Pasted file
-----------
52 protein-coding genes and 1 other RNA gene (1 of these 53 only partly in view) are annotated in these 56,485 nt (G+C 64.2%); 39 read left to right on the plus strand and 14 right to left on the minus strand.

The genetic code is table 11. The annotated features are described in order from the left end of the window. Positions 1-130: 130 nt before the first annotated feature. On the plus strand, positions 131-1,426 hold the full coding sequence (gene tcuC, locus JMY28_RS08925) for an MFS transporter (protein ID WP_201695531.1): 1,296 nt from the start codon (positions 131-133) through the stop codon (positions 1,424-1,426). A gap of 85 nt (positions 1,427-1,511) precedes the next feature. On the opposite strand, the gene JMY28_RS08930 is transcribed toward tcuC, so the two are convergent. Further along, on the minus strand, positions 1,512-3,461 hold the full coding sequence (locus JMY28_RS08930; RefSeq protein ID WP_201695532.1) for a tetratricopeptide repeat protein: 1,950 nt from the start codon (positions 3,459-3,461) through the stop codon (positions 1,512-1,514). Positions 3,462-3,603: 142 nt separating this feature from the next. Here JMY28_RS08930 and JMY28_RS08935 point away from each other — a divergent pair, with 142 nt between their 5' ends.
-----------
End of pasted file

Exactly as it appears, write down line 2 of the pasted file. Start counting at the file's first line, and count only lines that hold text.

The genetic code is table 11. The annotated features are described in order from the left end of the window. Positions 1-130: 130 nt before the first annotated feature. On the plus strand, positions 131-1,426 hold the full coding sequence (gene tcuC, locus JMY28_RS08925) for an MFS transporter (protein ID WP_201695531.1): 1,296 nt from the start codon (positions 131-133) through the stop codon (positions 1,424-1,426). A gap of 85 nt (positions 1,427-1,511) precedes the next feature. On the opposite strand, the gene JMY28_RS08930 is transcribed toward tcuC, so the two are convergent. Further along, on the minus strand, positions 1,512-3,461 hold the full coding sequence (locus JMY28_RS08930; RefSeq protein ID WP_201695532.1) for a tetratricopeptide repeat protein: 1,950 nt from the start codon (positions 3,459-3,461) through the stop codon (positions 1,512-1,514). Positions 3,462-3,603: 142 nt separating this feature from the next. Here JMY28_RS08930 and JMY28_RS08935 point away from each other — a divergent pair, with 142 nt between their 5' ends.